Victoria, British Columbia, what a beautiful city. I’m uncertain I have the words to describe how I feel about this awesomely peaceful yet vibrant city. I guess I’ll start with why I went there in the first place. Victoria is the capital of the province of British Columbia, Canada and Located on Vancouver Island, which is just a short but very scenic ferry’s ride from Vancouver, where I grew up.

So long story short, I met my wife during our stint at university in the USA, living in the foreign students dorm. I took her home (to Vancouver), we got married and had our honeymoon in Victoria. Now 20++ years later we’re back, with kids! It was awesome that my brothers could come along to reminisce about our childhood trips to Victoria, unfortunately not all the attractions were around this time and our trip was limited to a weekend. I put up a couple of posts about the places we did get to visit if you’re interested, Craigdarroch Castle and Butchart Gardens. So why Victoria? My wife loves Victorian (the era) culture and history so naturally Victoria, BC was the place to take her as the Victorian ambiance is still very much preserved. They still have horse and buggy rides downtown in front of the Parliament buildings which the kids really, really wanted to ride until they got closer and noticed the smell, hahaha.

So after a pleasant highway drive we get to the city, traffic is light and sparse and parking was readily available. We took our usual tourist walk to see the harbour, the parliament buildings of British Columbia, the famous Empress Hotel, wax museum and Undersea Gardens and some shops in the area. So much has changed, it shouldn’t have come as a surprise, after all it’s been 20+ years since we’ve been back but it was surprising nonetheless two instances stood out most. Now when it comes to making up stuff to tell the kids, I’m pretty good. So as I was telling my kids about the Provinces of Canada and the provincial shields from what I could remember from high school, my youngest says, “Dad, you said 10 provinces and 2 territories that’s 12 shields plus the big one for Canada, then what’s this one for?” She was pointing to a 14th shield, one I’ve never seen before or even heard of and I guess my loss of words and the “lost” look on my face gave me away because my eldest daughter says, “now we know how much attention daddy paid in class”. So I had to Google and the thirteenth shield is for the territory of Nanavut created by Canada in 1999, phew, way after my high school days. We all had a big laugh at that. The other big shocker was when I went to pay for some souvenirs and the total was like twenty dollars and 41 cents. So I paid in exact change and the teenage looking cashier picks up the penny and asks me, “what’s this?” I looked at him, he looked at me and I said “a penny”, he looked at me weirdly as I was probably looking at him weirdly so I took the penny to make sure it wasn’t some Asian coin that I didn’t filter out of my travel wallet properly, but no, it was a Canadian penny, so I gave it back and said “ya, one cent Canadian.” He says, “OH! Where did you get it from?” I said, “my pocket.” Again we exchanged ‘looks’. He asks again, in an accusatory voice “where’d you get it from?” I told him again, “my pocket but I can’t tell you exactly which shop I got it from!” I’m getting mad now and he pushes the penny back to me and says, “we don’t use those anymore, haven’t for a long time, we just round up or down to the closest nickel.” “Well, that’s news to me,” I said and pocketed the penny. My kids looked at me and I looked at them and shrugged. When I asked my brothers about it outside, they all burst out laughing and confirmed that pennies aren’t used anymore.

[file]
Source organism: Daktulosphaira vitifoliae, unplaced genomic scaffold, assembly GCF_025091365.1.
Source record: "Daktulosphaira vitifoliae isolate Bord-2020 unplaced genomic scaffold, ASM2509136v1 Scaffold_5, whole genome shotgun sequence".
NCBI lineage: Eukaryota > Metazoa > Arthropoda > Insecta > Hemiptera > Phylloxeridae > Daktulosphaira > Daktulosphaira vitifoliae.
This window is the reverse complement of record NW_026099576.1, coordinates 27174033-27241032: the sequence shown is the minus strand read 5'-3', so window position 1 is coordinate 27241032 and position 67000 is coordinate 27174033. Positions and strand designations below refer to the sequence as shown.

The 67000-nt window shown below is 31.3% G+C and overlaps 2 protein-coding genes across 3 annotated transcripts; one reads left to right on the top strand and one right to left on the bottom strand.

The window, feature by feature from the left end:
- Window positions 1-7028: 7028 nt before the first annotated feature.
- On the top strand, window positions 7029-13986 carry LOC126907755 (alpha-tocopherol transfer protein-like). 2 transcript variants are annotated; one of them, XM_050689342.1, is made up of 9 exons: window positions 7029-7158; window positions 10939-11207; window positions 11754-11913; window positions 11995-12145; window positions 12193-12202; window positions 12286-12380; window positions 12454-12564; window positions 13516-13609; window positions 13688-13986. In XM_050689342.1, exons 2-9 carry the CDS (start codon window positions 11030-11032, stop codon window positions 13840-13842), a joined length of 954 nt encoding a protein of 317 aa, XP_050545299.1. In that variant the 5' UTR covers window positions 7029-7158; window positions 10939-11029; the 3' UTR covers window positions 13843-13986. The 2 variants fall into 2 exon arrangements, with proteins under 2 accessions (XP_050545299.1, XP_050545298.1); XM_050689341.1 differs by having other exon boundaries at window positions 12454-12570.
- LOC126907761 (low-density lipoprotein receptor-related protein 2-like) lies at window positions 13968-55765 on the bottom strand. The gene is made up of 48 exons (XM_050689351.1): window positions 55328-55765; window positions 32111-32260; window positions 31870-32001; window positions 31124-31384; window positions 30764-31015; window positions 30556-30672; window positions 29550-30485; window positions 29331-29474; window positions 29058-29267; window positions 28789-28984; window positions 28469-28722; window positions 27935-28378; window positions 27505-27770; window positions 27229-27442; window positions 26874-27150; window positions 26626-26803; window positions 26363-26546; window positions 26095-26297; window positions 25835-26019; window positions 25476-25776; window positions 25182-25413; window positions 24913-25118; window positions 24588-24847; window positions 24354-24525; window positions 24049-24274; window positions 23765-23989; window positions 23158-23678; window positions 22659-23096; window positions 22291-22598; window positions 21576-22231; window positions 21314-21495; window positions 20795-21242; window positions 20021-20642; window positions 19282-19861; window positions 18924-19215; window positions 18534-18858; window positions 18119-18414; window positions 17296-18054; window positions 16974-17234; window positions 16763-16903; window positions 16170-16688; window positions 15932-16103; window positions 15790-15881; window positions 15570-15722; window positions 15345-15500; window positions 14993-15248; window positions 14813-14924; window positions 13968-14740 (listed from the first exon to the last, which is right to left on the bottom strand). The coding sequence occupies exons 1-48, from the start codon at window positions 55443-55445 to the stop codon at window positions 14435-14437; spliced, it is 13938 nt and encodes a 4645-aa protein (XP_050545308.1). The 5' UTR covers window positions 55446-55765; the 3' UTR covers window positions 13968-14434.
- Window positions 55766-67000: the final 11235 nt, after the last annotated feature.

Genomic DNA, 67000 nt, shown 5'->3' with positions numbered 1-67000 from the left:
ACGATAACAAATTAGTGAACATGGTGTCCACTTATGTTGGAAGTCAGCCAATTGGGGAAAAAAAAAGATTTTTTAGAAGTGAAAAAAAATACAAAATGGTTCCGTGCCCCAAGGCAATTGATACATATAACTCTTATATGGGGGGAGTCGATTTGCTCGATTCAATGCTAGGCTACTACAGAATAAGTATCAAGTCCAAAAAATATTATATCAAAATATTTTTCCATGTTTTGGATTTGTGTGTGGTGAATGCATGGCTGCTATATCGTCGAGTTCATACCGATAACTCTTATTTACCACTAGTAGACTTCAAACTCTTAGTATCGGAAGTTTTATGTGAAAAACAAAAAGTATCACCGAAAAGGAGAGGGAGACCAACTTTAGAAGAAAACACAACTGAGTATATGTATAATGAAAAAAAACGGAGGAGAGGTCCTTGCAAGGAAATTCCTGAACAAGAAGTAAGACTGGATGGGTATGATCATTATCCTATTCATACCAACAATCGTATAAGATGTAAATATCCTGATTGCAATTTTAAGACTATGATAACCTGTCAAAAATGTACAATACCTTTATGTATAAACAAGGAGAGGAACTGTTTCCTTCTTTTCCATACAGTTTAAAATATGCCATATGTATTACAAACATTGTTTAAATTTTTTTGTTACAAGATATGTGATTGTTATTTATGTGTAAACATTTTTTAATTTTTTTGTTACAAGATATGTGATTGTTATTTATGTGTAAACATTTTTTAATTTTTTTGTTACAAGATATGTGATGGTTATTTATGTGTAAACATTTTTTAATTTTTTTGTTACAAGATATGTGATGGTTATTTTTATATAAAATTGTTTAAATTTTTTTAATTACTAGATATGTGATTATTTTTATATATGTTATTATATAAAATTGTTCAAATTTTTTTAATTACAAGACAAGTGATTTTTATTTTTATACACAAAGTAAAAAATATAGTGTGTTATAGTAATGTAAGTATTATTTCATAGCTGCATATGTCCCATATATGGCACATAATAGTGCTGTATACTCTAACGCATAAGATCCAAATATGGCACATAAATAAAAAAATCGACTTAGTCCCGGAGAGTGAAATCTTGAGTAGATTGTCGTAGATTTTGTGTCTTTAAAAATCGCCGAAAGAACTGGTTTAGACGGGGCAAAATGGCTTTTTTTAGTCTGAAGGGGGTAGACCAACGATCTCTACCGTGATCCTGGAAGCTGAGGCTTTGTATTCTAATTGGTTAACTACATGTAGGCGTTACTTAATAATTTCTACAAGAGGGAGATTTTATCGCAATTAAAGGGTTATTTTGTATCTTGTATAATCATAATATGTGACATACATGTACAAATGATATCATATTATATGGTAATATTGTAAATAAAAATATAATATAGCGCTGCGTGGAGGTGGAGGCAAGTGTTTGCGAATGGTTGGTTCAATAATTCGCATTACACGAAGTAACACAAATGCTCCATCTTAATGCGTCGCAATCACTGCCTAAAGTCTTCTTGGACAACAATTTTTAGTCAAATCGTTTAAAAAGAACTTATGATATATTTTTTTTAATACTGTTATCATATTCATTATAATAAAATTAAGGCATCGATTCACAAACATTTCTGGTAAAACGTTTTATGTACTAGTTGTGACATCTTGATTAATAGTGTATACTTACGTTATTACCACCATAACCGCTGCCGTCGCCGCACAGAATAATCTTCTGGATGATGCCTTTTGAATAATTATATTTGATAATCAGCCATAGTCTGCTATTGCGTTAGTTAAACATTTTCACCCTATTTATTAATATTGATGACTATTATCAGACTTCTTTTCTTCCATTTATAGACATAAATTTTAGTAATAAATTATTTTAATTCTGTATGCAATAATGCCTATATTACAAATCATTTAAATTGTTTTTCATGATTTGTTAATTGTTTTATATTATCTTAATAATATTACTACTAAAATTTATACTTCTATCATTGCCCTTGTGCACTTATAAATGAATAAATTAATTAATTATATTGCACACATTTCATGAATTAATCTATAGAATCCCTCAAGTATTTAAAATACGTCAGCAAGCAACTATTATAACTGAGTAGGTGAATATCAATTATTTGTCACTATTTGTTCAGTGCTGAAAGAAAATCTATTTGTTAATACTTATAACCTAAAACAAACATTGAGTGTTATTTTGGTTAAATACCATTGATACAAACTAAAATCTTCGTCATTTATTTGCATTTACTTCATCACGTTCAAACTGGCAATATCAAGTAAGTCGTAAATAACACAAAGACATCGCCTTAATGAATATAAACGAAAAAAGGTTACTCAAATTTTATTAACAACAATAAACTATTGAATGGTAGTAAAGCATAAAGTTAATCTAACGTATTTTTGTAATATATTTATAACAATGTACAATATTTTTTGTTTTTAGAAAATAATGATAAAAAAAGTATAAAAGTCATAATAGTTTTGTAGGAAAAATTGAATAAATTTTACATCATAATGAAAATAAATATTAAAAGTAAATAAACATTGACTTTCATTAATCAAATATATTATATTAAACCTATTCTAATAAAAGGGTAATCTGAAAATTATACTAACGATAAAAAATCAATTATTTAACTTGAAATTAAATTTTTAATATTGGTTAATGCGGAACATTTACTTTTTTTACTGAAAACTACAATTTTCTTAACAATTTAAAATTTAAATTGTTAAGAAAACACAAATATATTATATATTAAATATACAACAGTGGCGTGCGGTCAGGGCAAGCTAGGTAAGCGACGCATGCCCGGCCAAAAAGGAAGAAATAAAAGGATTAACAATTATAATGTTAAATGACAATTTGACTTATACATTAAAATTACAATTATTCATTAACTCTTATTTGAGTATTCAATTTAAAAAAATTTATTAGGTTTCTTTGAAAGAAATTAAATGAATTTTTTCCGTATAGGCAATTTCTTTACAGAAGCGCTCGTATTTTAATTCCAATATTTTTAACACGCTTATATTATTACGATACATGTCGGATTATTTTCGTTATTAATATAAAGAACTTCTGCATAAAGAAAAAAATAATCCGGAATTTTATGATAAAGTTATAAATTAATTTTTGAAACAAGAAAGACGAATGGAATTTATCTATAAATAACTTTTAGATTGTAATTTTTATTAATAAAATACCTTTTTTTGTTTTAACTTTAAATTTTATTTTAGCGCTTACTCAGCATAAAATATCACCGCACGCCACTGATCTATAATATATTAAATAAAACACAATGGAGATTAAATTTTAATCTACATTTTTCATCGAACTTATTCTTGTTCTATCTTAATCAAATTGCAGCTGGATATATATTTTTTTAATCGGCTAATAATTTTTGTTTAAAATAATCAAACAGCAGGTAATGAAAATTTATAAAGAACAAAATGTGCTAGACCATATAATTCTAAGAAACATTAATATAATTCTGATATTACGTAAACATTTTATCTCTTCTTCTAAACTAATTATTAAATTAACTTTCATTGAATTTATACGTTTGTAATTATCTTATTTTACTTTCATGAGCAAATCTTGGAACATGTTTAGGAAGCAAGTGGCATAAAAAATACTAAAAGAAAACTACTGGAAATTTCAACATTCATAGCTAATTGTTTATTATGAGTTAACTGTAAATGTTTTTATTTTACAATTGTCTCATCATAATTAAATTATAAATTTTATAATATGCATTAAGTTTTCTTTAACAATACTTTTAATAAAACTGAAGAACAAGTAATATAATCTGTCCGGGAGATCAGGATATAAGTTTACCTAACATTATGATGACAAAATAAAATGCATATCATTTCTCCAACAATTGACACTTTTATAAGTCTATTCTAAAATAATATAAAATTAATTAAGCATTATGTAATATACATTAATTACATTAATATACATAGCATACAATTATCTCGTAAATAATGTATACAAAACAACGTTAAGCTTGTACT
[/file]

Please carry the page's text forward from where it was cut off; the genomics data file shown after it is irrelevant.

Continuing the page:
The Empress Hotel I remember was totally covered in ivy, as you can see (in the image above), it’s not anymore. I think it had more character when it was covered with ivy. Gone is the Wax Museum and Undersea Garden but we did manage to find some whale watching tour boats both large and small, some brick churches, totem poles and some First Nation landmarks (I love First Nation Arts and Culture). All this just walking around downtown Victoria with a limited amount of time. I think I would love to retire and live in Victoria, if I could ever afford to retire, lol. It’s not crowded, people are friendly, it’s spacious, not polluted, I can go on but I hope you get the picture. The only thing that wasn’t so great are the prices, they seemed on the high side but maybe that’s because we were in the tourist areas.

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Thanks for viewing and best wishes,

Ray